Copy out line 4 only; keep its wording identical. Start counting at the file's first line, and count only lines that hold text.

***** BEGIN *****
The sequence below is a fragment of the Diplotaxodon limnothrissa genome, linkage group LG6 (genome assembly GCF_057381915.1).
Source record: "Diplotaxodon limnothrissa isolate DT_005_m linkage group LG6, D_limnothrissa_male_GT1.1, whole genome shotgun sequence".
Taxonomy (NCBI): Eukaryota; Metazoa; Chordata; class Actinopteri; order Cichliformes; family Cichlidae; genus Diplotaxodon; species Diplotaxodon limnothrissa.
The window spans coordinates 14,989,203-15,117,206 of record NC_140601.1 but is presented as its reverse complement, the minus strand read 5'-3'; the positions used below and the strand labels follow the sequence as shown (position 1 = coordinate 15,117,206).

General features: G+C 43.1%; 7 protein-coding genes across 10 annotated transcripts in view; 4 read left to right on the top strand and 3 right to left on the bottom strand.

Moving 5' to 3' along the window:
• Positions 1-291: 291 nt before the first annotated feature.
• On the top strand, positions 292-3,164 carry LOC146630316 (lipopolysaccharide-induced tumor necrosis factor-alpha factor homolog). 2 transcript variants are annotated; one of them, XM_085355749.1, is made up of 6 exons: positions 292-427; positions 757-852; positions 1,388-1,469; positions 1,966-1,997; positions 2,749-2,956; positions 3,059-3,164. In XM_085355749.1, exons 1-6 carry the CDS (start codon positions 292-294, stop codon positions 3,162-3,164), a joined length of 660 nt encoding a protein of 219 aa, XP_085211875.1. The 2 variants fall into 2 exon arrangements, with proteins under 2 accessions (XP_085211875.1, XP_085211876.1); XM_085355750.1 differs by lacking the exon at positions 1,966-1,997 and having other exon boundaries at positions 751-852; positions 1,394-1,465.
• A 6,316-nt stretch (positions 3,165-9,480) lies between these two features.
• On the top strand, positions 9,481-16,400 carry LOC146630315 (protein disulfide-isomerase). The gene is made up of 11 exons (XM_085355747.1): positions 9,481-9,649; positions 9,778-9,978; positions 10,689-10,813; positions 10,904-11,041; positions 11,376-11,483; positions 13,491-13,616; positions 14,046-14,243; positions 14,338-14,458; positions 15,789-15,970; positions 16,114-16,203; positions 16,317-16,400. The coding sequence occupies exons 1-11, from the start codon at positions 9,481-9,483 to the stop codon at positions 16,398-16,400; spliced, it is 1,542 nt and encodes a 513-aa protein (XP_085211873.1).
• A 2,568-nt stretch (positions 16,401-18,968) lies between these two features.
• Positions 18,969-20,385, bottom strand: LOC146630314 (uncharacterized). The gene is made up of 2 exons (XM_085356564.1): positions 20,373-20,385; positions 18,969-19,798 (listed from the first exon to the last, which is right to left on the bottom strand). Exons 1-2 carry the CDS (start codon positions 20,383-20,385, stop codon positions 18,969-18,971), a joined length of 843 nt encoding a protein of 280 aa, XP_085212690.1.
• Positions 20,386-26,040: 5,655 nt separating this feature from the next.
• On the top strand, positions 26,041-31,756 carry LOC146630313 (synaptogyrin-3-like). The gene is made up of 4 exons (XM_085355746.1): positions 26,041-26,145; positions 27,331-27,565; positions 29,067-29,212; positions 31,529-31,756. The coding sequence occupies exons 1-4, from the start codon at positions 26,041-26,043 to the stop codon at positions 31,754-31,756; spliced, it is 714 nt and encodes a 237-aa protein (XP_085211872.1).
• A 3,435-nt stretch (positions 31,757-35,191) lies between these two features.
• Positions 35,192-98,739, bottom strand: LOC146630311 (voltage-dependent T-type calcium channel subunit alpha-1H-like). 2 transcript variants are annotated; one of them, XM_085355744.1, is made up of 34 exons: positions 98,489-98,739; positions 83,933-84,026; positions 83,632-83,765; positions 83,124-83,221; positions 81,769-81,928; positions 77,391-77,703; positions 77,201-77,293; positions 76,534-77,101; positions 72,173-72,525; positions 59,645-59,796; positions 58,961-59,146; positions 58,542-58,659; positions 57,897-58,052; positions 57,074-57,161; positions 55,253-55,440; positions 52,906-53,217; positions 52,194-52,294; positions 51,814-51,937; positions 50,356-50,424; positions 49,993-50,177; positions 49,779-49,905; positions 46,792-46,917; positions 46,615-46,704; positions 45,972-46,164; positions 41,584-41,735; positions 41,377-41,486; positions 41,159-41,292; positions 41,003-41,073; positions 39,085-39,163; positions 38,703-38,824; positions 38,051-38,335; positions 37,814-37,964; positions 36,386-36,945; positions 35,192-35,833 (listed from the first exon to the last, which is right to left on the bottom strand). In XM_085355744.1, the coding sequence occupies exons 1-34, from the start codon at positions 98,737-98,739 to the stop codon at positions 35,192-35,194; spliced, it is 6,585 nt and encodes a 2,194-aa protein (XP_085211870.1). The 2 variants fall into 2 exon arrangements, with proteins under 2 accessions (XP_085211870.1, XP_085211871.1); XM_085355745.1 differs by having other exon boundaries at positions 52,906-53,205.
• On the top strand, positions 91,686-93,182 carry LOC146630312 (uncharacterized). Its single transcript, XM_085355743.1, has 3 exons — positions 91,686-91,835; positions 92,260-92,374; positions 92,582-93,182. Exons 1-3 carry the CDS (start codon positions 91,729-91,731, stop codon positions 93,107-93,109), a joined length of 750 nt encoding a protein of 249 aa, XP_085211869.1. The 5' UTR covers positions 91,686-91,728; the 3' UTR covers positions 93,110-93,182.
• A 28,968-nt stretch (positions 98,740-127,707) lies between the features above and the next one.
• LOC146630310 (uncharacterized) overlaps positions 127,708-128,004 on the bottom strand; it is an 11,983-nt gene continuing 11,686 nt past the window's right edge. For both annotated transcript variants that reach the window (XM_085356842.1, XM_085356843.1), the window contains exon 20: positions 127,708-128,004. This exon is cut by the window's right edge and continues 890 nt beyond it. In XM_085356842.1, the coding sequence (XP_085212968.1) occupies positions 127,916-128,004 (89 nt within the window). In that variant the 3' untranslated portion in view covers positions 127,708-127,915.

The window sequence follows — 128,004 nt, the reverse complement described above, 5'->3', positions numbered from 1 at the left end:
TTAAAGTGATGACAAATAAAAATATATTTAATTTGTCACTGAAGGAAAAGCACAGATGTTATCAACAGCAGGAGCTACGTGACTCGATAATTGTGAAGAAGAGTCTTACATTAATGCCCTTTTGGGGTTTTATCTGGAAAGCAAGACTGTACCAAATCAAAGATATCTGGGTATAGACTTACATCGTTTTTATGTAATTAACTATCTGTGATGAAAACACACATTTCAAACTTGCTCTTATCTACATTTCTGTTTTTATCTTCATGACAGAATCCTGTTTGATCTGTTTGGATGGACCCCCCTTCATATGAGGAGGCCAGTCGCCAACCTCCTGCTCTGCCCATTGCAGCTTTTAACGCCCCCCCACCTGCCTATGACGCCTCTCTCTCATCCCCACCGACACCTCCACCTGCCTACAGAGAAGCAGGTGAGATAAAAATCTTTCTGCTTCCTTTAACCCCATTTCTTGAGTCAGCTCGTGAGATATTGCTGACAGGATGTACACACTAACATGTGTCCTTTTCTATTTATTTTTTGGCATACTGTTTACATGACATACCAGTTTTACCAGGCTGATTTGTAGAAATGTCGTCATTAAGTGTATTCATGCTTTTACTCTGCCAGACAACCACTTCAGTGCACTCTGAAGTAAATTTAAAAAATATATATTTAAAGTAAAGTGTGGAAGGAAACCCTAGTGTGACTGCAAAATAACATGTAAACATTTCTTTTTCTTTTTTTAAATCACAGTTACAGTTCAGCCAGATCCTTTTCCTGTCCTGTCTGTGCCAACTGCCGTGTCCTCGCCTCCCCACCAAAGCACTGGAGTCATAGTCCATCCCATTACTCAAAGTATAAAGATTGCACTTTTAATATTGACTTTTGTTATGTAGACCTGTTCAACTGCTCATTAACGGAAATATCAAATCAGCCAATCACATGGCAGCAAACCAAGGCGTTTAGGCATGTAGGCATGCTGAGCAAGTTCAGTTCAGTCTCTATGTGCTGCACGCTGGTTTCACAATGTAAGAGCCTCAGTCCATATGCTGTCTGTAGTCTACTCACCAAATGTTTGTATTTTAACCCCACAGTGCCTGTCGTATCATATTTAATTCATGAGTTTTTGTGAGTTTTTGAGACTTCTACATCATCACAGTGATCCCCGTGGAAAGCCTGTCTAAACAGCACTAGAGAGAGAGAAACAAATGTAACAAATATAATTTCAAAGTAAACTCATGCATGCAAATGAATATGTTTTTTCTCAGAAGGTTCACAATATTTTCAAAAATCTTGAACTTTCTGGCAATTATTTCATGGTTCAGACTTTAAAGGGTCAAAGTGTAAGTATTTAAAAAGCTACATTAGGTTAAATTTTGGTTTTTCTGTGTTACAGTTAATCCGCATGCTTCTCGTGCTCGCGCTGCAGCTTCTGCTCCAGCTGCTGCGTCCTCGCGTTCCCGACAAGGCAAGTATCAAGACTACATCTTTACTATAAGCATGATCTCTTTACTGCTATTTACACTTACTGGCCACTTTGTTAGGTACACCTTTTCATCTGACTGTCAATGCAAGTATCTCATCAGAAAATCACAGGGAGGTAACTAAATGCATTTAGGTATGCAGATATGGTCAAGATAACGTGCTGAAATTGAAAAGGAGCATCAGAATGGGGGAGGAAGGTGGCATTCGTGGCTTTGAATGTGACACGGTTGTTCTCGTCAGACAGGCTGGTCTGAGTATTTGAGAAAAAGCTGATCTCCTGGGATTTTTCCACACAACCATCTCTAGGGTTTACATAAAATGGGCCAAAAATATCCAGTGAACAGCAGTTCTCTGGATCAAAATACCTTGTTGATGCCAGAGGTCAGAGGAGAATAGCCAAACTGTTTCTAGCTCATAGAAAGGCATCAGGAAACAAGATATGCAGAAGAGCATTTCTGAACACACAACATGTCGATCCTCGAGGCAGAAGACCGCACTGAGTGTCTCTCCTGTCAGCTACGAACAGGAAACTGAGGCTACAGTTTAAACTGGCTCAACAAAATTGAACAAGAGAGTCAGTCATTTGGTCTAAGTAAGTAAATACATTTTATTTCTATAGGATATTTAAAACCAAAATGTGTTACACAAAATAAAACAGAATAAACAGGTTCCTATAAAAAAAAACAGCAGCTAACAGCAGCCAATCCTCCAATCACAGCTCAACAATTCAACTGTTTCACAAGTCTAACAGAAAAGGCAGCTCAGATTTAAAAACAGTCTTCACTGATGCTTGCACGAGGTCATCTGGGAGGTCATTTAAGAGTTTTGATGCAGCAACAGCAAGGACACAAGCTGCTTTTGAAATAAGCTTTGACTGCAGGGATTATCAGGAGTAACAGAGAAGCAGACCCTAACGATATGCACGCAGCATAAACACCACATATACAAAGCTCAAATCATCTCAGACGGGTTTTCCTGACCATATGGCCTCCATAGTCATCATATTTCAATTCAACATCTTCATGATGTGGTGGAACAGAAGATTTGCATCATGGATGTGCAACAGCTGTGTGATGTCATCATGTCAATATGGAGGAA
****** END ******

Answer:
The window spans coordinates 14,989,203-15,117,206 of record NC_140601.1 but is presented as its reverse complement, the minus strand read 5'-3'; the positions used below and the strand labels follow the sequence as shown (position 1 = coordinate 15,117,206).